By Cathy Spaulding
Stacks of books surrounded Vian resident Susie Stout as she delved into her family history at Muskogee Public Library’s new genealogy room.
She said she was glad the new room has so much space.
“I love the room,” she said. “It’s bigger, it’s lighter and I can spread out my stuff.”
The new genealogy room, located in former meeting rooms on the first floor, has nearly twice the space as the old room, located in the Grant Foreman Room on the second floor, Head Librarian Jan Bryant said. The Grant Foreman Room now is used for meetings, she said.
The library opened the new genealogy room last month and has attracted a lot of users, Bryant said. She said she has seen as many as 12 people in the room at a time.
The new room has space for three tables and a desk, while the old room barely had room for a table, she said. The old room was too small for all the historic and genealogical records, many of which ended up being stored in one corner of the library, Bryant said.
Shelves that move as a unit allow for even more space in the new room, she said. The shelving units are on a track that allow them to move back and forth at the push of a button. The units can spread out or move close together, like an accordion. Shelving units can be flush next to each other and can spread apart when researchers need something on those shelves, Bryant said.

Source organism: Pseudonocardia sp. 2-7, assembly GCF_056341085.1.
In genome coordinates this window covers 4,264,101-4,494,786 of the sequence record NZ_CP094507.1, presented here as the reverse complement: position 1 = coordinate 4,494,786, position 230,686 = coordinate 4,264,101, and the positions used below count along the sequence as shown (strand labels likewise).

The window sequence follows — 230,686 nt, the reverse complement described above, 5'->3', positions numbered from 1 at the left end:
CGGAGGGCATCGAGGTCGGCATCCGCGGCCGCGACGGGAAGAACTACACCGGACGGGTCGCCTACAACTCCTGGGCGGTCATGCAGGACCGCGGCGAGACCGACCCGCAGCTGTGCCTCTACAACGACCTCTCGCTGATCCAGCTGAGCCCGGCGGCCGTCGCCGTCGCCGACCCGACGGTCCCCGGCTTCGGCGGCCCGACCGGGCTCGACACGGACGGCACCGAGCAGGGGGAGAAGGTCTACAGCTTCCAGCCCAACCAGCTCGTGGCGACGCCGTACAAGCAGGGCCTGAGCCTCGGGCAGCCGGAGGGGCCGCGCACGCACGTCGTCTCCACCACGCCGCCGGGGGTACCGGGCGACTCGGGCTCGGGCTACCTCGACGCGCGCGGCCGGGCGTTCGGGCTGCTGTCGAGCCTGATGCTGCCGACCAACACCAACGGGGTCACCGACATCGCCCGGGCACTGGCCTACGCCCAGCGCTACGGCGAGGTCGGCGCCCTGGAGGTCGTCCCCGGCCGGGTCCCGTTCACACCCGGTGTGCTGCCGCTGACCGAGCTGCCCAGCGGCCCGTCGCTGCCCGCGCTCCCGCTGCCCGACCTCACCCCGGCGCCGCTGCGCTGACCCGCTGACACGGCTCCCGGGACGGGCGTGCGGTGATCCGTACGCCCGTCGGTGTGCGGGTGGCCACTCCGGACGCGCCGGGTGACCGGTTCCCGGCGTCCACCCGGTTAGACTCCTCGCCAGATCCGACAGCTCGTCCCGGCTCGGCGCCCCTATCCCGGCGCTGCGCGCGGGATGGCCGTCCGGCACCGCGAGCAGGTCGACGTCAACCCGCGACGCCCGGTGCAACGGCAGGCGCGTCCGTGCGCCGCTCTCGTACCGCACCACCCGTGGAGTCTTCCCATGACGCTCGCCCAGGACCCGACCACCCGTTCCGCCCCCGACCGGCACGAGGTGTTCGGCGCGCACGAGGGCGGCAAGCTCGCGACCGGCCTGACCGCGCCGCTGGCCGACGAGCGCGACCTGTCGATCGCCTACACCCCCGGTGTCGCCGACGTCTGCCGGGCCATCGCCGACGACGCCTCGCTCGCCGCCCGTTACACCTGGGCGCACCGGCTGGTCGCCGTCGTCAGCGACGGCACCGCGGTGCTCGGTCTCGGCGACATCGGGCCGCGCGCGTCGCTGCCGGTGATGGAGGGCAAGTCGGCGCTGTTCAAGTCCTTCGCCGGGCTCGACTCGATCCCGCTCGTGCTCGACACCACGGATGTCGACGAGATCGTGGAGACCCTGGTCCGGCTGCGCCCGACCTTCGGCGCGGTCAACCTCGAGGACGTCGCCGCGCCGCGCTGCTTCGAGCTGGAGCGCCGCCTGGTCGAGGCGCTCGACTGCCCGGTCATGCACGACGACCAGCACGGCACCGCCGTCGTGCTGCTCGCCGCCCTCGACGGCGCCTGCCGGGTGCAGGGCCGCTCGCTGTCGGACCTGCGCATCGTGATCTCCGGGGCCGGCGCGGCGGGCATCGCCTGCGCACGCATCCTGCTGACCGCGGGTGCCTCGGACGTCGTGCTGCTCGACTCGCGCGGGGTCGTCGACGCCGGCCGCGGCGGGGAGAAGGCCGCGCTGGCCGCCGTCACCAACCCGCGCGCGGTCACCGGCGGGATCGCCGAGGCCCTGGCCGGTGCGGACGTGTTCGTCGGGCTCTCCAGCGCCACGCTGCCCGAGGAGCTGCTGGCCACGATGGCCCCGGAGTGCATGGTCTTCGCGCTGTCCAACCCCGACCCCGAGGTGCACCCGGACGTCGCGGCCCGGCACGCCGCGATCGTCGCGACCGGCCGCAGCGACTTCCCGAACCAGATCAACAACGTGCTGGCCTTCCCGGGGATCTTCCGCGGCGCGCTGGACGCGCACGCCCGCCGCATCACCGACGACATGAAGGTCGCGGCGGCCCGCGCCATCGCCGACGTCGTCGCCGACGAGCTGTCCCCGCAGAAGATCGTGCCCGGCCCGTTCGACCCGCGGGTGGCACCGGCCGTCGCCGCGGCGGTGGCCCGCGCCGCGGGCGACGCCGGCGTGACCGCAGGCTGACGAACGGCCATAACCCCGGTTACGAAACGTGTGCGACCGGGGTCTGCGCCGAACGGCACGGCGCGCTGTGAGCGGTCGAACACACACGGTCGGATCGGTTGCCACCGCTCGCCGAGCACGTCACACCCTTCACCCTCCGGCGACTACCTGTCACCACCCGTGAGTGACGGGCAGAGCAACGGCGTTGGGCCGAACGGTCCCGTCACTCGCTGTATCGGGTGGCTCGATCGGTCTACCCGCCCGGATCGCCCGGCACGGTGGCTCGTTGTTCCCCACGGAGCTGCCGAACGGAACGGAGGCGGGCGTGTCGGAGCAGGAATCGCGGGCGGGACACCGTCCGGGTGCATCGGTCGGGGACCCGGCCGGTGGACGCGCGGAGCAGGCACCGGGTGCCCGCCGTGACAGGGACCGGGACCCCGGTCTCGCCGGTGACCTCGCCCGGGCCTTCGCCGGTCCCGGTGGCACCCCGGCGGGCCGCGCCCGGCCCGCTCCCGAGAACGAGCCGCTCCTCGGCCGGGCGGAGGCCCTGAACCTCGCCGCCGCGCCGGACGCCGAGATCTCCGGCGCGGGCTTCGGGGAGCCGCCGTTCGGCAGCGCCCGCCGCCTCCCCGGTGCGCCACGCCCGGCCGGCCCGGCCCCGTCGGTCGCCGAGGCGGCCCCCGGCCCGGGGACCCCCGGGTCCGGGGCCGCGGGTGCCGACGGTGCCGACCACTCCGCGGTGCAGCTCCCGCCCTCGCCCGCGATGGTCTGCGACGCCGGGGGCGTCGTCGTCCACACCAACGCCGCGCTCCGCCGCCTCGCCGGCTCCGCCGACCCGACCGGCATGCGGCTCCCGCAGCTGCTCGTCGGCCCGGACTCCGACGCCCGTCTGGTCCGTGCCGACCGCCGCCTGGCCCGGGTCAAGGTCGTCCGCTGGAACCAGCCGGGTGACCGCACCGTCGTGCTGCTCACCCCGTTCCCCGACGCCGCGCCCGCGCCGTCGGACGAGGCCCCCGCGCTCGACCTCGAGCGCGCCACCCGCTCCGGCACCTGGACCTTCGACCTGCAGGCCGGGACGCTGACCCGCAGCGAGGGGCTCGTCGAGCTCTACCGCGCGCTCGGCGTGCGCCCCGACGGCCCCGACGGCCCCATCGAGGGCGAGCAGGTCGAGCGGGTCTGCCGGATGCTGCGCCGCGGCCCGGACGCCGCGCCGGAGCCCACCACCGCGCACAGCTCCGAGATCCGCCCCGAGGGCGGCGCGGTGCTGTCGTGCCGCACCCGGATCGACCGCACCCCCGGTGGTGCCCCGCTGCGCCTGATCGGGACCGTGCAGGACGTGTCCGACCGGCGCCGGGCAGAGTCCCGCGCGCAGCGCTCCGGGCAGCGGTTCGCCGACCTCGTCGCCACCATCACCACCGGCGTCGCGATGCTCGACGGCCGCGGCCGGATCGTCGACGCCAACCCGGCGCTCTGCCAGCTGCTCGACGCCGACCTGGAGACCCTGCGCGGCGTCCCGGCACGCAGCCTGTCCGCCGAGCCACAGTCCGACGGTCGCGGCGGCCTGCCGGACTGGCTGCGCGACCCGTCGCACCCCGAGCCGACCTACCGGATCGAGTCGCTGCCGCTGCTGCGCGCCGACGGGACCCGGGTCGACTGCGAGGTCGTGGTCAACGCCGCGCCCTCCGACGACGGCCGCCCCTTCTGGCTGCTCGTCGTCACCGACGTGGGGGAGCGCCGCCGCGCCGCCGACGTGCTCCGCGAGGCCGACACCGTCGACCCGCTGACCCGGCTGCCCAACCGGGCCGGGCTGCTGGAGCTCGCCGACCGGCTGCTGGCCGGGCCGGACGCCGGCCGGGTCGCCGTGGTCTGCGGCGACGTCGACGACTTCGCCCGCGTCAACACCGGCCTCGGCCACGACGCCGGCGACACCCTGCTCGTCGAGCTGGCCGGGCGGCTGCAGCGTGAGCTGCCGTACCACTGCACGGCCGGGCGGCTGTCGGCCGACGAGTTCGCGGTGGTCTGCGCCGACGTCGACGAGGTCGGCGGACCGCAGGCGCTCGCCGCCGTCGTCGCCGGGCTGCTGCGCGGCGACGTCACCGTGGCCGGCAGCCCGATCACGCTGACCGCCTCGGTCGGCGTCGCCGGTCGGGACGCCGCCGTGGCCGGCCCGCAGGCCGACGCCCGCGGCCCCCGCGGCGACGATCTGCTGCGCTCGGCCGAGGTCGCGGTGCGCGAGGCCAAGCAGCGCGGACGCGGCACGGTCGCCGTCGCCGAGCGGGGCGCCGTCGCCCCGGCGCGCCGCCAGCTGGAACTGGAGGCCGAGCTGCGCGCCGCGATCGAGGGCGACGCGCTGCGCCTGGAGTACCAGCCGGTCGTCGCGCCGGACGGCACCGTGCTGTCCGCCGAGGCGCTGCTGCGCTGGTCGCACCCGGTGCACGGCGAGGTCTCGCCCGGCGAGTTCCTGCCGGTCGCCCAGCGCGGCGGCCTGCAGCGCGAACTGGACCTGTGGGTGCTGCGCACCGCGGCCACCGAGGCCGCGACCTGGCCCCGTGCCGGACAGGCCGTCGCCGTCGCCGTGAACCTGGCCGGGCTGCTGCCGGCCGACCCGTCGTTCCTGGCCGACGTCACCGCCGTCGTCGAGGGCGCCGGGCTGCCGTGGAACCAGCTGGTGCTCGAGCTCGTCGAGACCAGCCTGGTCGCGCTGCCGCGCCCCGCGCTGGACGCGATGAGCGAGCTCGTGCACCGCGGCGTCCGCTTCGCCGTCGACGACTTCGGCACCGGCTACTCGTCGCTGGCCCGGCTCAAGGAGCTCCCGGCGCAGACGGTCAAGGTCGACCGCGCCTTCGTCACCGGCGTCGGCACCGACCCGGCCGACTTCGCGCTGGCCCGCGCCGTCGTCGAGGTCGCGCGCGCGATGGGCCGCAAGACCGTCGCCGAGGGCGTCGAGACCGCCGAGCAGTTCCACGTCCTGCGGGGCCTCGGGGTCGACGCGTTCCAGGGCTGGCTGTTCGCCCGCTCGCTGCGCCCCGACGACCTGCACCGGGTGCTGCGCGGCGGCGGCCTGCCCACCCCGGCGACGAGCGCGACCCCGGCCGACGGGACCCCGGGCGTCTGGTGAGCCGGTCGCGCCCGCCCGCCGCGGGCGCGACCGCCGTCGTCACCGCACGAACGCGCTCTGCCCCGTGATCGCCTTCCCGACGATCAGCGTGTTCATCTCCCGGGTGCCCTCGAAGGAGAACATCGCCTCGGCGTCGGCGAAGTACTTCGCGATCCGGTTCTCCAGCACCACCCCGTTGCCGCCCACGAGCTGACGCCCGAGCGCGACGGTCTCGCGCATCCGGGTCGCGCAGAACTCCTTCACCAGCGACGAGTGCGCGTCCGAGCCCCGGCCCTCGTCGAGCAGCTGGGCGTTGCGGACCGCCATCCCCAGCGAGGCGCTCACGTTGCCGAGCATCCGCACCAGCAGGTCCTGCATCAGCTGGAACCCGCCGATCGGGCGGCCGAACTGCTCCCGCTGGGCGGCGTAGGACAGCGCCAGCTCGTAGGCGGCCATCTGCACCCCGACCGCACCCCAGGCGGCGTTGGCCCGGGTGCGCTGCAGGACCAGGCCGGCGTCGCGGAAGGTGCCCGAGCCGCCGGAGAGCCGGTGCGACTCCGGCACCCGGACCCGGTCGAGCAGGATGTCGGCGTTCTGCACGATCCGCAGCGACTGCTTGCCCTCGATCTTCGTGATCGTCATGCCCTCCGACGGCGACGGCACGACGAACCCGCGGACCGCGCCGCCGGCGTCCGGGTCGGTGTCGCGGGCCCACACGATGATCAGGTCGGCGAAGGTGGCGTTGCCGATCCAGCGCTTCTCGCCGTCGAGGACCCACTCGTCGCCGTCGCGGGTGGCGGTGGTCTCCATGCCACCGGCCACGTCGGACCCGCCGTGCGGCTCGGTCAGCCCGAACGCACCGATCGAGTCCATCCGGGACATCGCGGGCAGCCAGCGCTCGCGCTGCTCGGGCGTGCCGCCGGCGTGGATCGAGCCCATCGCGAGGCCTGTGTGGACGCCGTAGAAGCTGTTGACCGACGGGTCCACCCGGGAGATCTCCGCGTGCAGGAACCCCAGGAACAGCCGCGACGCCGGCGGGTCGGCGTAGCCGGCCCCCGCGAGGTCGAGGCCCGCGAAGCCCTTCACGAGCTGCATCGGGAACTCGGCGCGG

The system allows more shelves and more materials in a limited space, she said.
The new room also has hookups for laptop computers, Bryant said.
People using the genealogy room Thursday said it’s better than the dark Grant Foreman room.
“This is my first time in here since it’s been open, and there’s light overhead. I can see. I don’t feel like I’m in a dungeon,” said Ellen Marmor, who was researching history of Muskogee’s Kendall neighborhood, where she lives.
The genealogy room features past issues of the Muskogee Phoenix and other historic newspapers on microfilm. It also has books of Muskogee history.
The room also has history books and genealogical records of other Oklahoma communities, even other states and countries.
Bryant said the library has a whole bank of computers, allowing online access to such genealogy sites as HeritageQuest and Ancestry.com, as well as free access to Daily Oklahoman archives.
“Anything you want to research, it’s here,” said Librarian Treasa Wolf.